Embracing Python in this tutorial series has long been a matter of time. For the last five years I have been championing R mostly because of its wide applicability and quite frankly, my own convenience. However, there is little any programming language can do to singlehandedly solve a variety of statistical and computational challenges and R too – take my word – is not without handicaps. Meanwhile, scientific computing from programming powerhouses in the likes of Python and Julia quickly caught up and there is now great potential in bringing them all together. Therefore, as much as I hold R dear I decided to endorse different programming languages in this and future work. I hope this change will help covering more ground and appeal to a wider readership.
The aim of this short Python tutorial is to introduce the uniform manifold approximation and projection (UMAP) algorithm, using 76,533 single-cell expression profiles from the human primary motor cortex. The data are available from the Cell Types database, which is part of the Allen Brain Map platform.
The UMAP has quickly established itself as a go-to clustering tool well poised to expand our knowledge of various many things, including the human brain. I hope by the end of this tutorial you will have a broad understanding of the UMAP algorithm and how to implement it.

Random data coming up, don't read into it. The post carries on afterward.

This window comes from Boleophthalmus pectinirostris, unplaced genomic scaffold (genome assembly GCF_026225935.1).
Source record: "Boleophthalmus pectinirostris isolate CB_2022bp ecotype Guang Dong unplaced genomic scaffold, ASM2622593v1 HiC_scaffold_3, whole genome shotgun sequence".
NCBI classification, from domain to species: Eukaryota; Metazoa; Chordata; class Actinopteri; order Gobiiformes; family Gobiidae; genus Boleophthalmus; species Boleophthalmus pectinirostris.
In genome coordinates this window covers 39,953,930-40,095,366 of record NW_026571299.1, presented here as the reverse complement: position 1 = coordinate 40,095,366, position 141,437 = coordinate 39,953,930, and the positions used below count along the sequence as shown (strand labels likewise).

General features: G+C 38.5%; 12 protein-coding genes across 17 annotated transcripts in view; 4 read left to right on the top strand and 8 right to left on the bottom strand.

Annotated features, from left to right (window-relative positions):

The UMAP algorithm
Uniform manifold approximation and projection (UMAP)1 is a scalable and efficient dimension reduction algorithm that performs competitively among state-of-the-art methods such as t-SNE2, and widely applied for unsupervised clustering.
To effectively approximate a uniformly distributed manifold in the data, this neighbour-graph technique first defines fuzzy simplicial sets using local metric spaces and then patches them together into a single topological structure. Of note, these local metric spaces are determined from the distance of each individual example to its k-th nearest neighbour, where the user-provided k balances the local-global structure representation. Next, a low-dimensional layout – the so-called embedding – is constructed from the fuzzy set cross-entropy that matches the largest edge weights from the topological structure with the shortest pairwise distances in the layout itself, and vice-versa.